85        if (event.candidate) {
86            signalingSocket.send(JSON.stringify({ type: "candidate", candidate: event.candidate }));
87        }
88    };
89    pc.ontrack = (event) => {
90        document.getElementById("remoteVideo").srcObject = event.streams[0];
91    };
92    localStream.getTracks().forEach(track => pc.addTrack(track, localStream));
93    return pc;
94}
95
96async function handleAnswer(answer) {
97    await peerConnection.setRemoteDescription(new RTCSessionDescription(answer));
98}
99
100async function handleCandidate(candidate) {
101    await peerConnection.addIceCandidate(new RTCIceCandidate(candidate));
102}
This JavaScript code includes the following:
  • Join Button: Handles joining a room and enables the control buttons.
  • Start Button: Initiates the WebRTC session by creating an offer and sending it to the signaling server.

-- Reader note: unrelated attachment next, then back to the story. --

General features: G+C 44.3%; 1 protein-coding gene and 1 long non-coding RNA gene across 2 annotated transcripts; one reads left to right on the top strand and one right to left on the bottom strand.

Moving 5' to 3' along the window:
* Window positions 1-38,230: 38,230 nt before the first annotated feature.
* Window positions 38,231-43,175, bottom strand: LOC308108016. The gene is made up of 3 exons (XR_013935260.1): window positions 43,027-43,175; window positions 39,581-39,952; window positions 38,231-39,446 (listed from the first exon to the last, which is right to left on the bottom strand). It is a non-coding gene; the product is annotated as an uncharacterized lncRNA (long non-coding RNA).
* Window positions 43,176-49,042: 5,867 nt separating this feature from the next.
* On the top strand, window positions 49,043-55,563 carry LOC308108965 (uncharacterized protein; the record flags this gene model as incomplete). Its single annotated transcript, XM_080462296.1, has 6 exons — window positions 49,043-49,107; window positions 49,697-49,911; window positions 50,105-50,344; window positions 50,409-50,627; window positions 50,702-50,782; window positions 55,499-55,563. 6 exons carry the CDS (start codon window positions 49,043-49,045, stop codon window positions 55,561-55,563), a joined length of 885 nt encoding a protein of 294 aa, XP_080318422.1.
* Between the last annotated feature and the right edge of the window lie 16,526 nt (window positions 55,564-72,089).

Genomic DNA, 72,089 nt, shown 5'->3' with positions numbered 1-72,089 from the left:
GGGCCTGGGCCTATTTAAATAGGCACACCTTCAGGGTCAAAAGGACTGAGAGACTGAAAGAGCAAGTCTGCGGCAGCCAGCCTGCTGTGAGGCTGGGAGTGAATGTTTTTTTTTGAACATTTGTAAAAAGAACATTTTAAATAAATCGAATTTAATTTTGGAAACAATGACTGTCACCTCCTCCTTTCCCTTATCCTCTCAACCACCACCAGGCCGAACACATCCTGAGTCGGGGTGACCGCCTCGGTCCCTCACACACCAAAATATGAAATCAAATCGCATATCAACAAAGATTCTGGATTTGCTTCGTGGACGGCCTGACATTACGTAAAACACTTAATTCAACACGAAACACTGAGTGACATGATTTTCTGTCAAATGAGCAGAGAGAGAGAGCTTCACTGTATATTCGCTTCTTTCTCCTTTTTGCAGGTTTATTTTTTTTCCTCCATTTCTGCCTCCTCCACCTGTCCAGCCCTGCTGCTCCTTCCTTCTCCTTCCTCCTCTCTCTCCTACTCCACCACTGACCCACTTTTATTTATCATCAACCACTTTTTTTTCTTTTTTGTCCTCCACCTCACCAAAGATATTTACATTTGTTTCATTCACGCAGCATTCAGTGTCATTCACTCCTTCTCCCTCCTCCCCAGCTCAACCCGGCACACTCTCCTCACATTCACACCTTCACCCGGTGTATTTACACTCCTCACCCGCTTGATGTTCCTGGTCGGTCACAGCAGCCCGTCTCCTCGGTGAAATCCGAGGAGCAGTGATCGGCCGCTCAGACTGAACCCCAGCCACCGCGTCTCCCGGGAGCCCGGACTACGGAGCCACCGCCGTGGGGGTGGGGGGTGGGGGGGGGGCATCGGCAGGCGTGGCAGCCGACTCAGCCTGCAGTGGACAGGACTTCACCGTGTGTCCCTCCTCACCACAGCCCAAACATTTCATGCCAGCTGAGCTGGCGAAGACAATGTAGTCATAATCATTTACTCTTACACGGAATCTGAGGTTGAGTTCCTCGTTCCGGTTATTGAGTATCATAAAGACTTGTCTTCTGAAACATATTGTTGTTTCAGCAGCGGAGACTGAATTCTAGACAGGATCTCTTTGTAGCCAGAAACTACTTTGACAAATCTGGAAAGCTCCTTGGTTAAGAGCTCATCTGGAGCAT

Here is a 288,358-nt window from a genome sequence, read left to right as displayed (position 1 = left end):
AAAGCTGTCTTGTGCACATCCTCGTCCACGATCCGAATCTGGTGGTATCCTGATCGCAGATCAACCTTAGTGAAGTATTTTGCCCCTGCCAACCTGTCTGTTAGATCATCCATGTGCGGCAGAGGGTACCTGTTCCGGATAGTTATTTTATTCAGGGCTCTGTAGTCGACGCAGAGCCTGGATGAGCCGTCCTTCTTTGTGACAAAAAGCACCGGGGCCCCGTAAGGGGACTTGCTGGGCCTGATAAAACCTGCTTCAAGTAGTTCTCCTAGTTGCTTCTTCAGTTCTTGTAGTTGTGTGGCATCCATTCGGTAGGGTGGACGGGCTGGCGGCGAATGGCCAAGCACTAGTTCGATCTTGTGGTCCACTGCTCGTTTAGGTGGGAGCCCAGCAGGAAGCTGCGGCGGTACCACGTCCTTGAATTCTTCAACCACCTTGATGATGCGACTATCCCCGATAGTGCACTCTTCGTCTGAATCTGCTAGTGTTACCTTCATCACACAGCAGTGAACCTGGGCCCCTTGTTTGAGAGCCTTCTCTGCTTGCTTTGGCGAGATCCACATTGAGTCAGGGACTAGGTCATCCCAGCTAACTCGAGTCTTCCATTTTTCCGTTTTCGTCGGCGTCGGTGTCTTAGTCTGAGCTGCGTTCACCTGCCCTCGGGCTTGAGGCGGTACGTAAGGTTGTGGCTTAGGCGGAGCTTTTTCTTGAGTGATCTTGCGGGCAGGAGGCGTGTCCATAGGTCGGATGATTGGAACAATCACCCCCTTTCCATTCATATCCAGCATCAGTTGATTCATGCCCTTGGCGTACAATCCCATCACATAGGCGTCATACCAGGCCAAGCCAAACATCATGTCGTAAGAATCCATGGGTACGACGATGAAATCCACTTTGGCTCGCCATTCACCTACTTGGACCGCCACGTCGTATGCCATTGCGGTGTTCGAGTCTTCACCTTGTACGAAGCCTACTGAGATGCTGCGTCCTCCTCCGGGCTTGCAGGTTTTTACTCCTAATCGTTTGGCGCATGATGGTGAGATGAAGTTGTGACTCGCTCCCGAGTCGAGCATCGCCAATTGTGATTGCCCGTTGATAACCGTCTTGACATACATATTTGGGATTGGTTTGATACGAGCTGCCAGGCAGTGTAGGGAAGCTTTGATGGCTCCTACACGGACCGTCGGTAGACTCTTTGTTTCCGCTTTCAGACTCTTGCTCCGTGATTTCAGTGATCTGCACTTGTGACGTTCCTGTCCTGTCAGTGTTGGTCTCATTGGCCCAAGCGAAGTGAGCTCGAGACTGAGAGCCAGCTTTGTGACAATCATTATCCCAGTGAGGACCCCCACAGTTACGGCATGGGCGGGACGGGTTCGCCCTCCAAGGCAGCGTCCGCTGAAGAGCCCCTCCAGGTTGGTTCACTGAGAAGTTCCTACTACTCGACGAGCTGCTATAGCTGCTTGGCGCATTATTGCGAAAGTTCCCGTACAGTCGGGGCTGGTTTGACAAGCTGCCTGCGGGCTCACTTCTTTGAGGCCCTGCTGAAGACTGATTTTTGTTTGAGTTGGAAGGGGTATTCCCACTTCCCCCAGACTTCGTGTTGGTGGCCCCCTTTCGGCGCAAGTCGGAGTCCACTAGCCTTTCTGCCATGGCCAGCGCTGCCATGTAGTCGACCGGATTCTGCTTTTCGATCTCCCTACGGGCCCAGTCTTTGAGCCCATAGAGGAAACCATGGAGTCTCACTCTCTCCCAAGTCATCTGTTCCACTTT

• Stop Button: Stops the WebRTC session, closes the peer connection, and resets the video elements.

Implementing the Start and Stop Logic

[a] Start Session

The startSession function creates a new peer connection (if one does not already exist), creates an offer, sets the local description, and sends the offer to the signaling server.

JavaScript

1async function startSession() {
2    if (!peerConnection) {
3        peerConnection = createPeerConnection();
4    }
5    const offer = await peerConnection.createOffer();
6    await peerConnection.setLocalDescription(offer);
7    signalingSocket.send(JSON.stringify({ type: "offer", offer }));
8}

[b] Stop Session

The stopSession function closes the peer connection, clears the video elements, and disables the control buttons.

JavaScript

1function stopSession() {
2    if (peerConnection) {